To use your theory of refutation, I'm not sure you saw my pitiful attempt at an essay yesterday. It pales beside your essays, but I think I made my point.

Posted by: Jim S on February 28, 2003 09:39 AM

Media has nothing to do with the government. Media exists to deliver an advertising message to target audiences. They publish certain things about the government because that's what their audience wants to read.If everyone decided they wanted to read about the intricacies of knitting, that's what they'd publish.

Posted by: Pam on February 28, 2003 09:45 AM

March in the street, have rallies, give anti- war speeches but when the time comes and our young men go into Iraq back them. Don't let another generation come home to what the Vietnam Vets faced.It is the old men who plan wars but our young men who die fighting them. The time to protest, march and give speeches is before the troops go in, while they are fighting I do think it is giving comfort to the enemy to continue.

Posted by: Pat Johnson on February 28, 2003 10:05 AM

Oh I forgot, I agree with Jim S. don't tell him though. This is a top rate essay and say things I think but don't know how to say.

Posted by: Pat on February 28, 2003 10:07 AM

Indeed, protest has always been a forum for questioning leaders in America. But sometimes, the questions are completely ludicrous, as is the case with the anti-war protestors. Me, I still remember the attacks upon Vietnam vets. Technically those were "protests," but they proved that not all forms of protest are legit.

I would consider the "peace in our time" protests skirting the edge. They can protest all they want, but when they begin rioting, we should be able to bust their heads without being accused of "oppression."

Posted by: Tatterdemalian on February 28, 2003 01:37 PM

"Open questioning of a Western Leader" implies an open mind... One subject to the rule of fact and reason. The anti-war crowd has demonstrated their relentless animosity to this. They have managed to ignore both fact and reason, regardless of its presentation. As one man put it, "If facts were bullets, these clowns could dodge them like something out of 'The Matrix.'"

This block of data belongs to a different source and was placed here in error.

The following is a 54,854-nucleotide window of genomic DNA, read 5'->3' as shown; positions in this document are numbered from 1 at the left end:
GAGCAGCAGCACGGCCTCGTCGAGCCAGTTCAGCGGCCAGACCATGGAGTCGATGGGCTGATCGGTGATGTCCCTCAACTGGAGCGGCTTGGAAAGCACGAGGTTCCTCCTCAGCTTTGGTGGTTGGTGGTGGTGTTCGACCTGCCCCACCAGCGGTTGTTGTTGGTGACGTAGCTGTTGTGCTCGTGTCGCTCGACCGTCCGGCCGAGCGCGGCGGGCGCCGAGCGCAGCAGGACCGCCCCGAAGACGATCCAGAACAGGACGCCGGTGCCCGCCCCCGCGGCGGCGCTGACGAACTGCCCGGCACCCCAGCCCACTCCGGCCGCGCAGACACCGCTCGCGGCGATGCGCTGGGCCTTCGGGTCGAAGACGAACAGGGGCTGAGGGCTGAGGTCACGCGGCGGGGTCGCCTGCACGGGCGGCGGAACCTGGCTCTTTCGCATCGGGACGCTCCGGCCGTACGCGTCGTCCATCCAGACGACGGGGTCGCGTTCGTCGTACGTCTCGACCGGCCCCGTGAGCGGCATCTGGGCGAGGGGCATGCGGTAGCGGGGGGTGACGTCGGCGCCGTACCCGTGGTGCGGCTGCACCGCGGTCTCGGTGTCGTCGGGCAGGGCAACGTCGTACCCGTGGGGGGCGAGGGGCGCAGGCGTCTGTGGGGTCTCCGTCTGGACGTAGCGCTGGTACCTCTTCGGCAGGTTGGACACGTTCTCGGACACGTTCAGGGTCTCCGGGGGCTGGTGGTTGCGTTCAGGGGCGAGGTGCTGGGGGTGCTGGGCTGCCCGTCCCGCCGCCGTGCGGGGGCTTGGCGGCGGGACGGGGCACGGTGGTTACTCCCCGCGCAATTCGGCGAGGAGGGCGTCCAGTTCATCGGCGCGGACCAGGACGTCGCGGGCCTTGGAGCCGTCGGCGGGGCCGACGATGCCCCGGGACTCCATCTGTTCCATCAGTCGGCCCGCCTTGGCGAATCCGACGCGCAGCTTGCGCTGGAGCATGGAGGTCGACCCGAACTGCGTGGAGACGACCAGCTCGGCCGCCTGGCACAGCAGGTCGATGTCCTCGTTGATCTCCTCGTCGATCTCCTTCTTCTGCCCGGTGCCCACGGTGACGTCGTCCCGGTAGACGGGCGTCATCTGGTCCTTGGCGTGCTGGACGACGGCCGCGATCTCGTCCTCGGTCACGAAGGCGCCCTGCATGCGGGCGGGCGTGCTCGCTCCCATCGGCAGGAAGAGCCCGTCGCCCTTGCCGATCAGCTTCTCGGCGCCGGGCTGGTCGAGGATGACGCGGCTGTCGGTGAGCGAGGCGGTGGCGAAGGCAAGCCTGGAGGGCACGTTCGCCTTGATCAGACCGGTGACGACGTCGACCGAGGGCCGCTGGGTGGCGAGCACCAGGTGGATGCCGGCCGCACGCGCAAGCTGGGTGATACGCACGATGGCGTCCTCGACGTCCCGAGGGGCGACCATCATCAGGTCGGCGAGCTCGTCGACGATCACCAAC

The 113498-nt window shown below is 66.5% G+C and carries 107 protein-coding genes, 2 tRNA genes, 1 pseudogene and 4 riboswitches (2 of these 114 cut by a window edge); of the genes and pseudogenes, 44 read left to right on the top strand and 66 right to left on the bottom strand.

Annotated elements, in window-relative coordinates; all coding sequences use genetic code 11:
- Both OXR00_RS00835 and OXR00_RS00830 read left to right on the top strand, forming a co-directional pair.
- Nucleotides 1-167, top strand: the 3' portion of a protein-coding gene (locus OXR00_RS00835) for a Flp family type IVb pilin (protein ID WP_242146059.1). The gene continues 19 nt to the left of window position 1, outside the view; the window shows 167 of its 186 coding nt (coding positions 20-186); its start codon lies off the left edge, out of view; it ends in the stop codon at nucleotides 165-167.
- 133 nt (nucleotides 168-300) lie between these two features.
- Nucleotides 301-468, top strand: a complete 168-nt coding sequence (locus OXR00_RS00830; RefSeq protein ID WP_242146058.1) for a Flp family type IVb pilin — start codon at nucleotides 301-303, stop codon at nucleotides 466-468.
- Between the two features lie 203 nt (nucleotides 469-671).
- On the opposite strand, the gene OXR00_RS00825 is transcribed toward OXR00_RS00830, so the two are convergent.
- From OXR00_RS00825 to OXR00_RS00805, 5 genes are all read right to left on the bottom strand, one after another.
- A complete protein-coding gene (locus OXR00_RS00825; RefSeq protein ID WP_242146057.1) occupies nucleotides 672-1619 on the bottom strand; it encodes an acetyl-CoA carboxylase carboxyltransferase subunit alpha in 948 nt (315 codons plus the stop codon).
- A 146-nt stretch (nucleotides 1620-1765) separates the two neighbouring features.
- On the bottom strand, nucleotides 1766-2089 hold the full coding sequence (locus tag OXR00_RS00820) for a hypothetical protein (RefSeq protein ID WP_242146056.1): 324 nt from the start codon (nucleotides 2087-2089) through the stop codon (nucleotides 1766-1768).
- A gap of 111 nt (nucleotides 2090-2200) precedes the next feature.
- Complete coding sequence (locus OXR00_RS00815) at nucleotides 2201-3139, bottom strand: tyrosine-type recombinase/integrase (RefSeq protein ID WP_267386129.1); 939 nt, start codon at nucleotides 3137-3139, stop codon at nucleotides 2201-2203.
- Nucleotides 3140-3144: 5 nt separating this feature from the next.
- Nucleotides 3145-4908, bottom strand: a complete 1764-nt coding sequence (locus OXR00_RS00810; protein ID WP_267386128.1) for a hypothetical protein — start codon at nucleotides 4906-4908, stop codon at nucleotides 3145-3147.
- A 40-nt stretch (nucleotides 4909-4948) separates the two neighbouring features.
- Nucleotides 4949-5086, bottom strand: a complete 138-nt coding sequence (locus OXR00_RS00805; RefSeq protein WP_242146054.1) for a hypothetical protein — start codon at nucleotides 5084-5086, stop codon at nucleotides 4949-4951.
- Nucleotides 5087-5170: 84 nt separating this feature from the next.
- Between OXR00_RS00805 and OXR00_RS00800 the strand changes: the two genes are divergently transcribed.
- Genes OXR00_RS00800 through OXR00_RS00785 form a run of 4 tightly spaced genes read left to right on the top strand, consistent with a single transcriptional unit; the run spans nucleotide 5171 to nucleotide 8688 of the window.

Furthermore the only single coherent thought holding all these disparate lunatics togethor is virulent hatred of both President Bush, and of America itself--- not for any real crime either has committed (though they have countless provably false accusations they level) but for the simple fact of their existence and the values they espouse. This is not anti-war dissent, it is *anti-American hatemongering.*

They falsely accuse our leader and our country as a whole of nonexistent crimes, they give aid and comfort to our enemy, and they proudly and openly declare their enmity with our values.

And you don't have the temerity to call them traitors?

Very well. Since you have decreed, in your profound and infinite wisdom, that we are not allowed to call people screaming for the annihilation of our country and marching in support of a tyrant sworn to destroy us "traitors," I'd just like to know-- are we still permitted to call them slanderers, libelists and


Or does that "stifle dissent" too much for your cosmopolitan tastes?

Posted by: RHJunior on February 28, 2003 11:56 PM

America is going to war without questioning our motives? What? Hello!!! Have you been frozen for the past 2 and a half years? We've got more motive than we know what to do with. We KNOW Saddam has weapons of mass destruction and we KNOW that he has threatened us directly with them. If he doesn't have weapons, then why won't he let the UN weapon inspectors check up on him? After all, he is the one who decided to sign the pact that allowed them to come in for routine inspections. It sounds as if he's hiding something to me. Plus, not to mention he's killing his innocent people in the process of trying to become a powerful leader. And I hope you're not one of those people who say we don't have the right to be over there. We are America. We are the superpower. It is our job as the biggest and most generous country to help anyone in need. The Iraqi people need our help and that's what we are doing. No one is "Pro War" per ce. No one WANTS war. Not even the generals over there want war. But this is a just war. We have a reason to be over there. You can't compare this war to something like Vietnam, which was utterly and completely pointless and political. Being "pro war" is supporting our troops who are over there risking their lives so YOU ANTI-WAR PROTESTORS can have the right to protest in the first place. The most you can do is be grateful. If they weren't doing anything, our country would probably be bombed by every terrorist organization in the world right now. The only good things about your essay was the fact that you realize that the anti-war protestors are poorly organized, and the celebrities are stupid for supporting the war because they think it's the "hip" thing to do. And the other good point was that you said France was pretty much useless, which was cool! In conclusion, I'm not saying that anti-war protestors should be discriminated against, but you shouldn't be protesting in the first place, or you don't know the meaning of "pro war"! Supporting our troops and our country goes along with being pro war in this war against Saddam Hussein. We can't just let these terrorists sit back and push America around. America is the protector. That is our job and forever will be. LONG LIVE AMERICA AND GOD BLESS OUR TROOPS

Posted by: Cat on April 14, 2003 08:25 AM